I'm refactoring the data import procedure for an enterprise application and came across a snippet I'd like to find a better solution. When importing data we have to create a unique entity for each data set and there is a counter in a field to be used to assign this id sequentially. You read the field to get the next free id and increment it afterwards to prepare for the next time.

At the moment this is done in two steps in the original app, written in 'C':

   SELECT idnext FROM mytable;
   UPDATE mytable SET idnext = idnext + 1;

Obviously there is a race condition here, if multiple processes do the same thing.

Edit: Important corequisite: I can not touch the database/field definition, this rules out a sequence.

We are rewriting in perl, and I'd like to do the same thing, but better. An atomic solution would be nice. Unfortunately my SQL skills are limited, so I'm turning to collective wisdom :-)

  • I feel the update sql only enough right 'UPDATE mytable SET idnext = idnext + 1;' why do you need to read idnext to server? – Kanagavelu Sugumar Jun 5 '14 at 8:13

In this particular case, a sequence is the right solution as mentioned. But if in some future situation you need to both update something and return a value in the same statement, you can use the RETURNING clause:

UPDATE atable SET foo = do_something_with(foo) RETURNING foo INTO ?

If the calling code is PL/SQL, replace the ? with a local PL/SQL variable; otherwise you can bind it as an output parameter in your program.

Edit: Since you mentioned Perl, something like this ought to work (untested):

my $sth = $dbh->prepare('UPDATE mytable SET idnext = idnext + 1 returning idnext into ?');
my $idnext;
$sth->bind_param_inout(1, \$idnext, 8);
$sth->execute; # now $idnext should contain the value

See DBI.

  • So my statement should look like this: (?) UPDATE mytable SET idnext = idnext + 1 RETURNING idnext; – markus_b Jan 8 '10 at 17:31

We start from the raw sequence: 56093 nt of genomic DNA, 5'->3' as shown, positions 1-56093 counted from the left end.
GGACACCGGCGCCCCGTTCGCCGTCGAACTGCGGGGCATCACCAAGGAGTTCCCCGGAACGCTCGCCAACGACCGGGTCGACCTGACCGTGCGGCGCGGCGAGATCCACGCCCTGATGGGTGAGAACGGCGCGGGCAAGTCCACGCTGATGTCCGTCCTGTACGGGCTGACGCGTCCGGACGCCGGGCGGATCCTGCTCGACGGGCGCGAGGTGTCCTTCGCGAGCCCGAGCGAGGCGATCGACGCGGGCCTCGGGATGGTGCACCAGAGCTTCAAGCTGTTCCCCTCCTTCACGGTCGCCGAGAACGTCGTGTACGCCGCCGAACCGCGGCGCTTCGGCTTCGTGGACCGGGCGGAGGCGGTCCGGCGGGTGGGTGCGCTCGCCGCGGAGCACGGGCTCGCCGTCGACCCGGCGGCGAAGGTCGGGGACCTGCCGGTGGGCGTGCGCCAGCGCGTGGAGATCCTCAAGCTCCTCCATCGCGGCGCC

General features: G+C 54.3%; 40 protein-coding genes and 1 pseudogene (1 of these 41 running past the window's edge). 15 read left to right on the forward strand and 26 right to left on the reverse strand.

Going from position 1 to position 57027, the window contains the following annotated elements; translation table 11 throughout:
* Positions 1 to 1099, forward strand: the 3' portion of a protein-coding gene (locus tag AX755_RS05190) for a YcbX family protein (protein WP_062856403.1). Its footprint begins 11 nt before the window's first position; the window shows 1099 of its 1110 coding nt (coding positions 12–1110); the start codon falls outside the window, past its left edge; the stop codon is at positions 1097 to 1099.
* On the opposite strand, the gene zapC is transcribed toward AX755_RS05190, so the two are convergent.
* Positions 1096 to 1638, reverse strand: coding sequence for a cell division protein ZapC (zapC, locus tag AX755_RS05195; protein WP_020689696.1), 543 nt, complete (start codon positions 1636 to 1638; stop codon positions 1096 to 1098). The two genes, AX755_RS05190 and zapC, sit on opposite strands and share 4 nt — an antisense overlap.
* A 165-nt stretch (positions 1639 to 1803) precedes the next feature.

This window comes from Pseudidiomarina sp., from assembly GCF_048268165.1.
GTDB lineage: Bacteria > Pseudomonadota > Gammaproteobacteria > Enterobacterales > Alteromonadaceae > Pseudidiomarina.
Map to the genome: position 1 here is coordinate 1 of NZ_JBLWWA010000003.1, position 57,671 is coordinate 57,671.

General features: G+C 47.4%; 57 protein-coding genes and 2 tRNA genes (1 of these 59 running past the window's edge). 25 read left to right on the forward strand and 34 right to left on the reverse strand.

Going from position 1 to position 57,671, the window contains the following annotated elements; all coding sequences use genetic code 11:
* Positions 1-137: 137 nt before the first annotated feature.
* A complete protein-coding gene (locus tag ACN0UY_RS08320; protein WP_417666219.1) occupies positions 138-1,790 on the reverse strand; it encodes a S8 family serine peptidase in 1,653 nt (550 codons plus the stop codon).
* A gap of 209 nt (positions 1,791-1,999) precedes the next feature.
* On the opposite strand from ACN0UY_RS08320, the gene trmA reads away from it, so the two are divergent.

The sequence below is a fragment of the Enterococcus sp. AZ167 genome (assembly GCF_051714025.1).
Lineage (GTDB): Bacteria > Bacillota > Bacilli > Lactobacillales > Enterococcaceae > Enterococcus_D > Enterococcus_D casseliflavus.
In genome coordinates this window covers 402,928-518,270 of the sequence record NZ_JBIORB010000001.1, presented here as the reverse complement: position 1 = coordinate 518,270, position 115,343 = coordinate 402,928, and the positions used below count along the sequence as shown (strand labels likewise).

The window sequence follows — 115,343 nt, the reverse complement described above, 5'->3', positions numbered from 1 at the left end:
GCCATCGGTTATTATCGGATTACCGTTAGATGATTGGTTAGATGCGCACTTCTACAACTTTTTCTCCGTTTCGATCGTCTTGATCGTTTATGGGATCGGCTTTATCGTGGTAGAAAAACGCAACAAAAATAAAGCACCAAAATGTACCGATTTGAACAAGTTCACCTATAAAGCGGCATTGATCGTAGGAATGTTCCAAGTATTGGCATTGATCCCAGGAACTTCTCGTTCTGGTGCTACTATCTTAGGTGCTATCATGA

• My calling code is perl. I tried this on the sql commandline, but it has syntax problems: UPDATE mytable SET idnext = idnext + 1 RETURNING idnext – markus_b Jan 8 '10 at 17:42
  • the INTO part is required. And it won't work on a command line (as far as I know). – Dan Jan 8 '10 at 18:45
  • Updated my reply. – Dan Jan 8 '10 at 19:12
  • Sorry for the delay, other things were more urgent... This work fine for me with the small caveat that I have to decrement idnext as this statement returns the value after incrementing and I need it before incrementing. Buf fortunately a simple $idnext-- fixed that. Thanks ! – markus_b Jan 12 '10 at 14:35

Why not use a sequence?

Create the sequence one time, using whatever START WITH value you want:

  MAXVALUE 999999999999999999999999999

Then in your application code at runtime you can use this statement to get the next value:

  INTO idnext

Update: Using a sequence would be the preferred method, but since you can't change the database then I agree that using RETURNING should work for your situation:

   UPDATE mytable 
      SET idnext = idnext + 1 
     INTO mylocalvariable;
  • I have to use the existing field and can not touch its definition. – markus_b Jan 8 '10 at 17:29

Use SELECT FOR UPDATE statement. It guarantees mutually exclusive rights to the record :


  • Can you provide an full example ? – markus_b Jan 8 '10 at 17:39

A sequence will do the job, have a look at e.g. Oracle sequences

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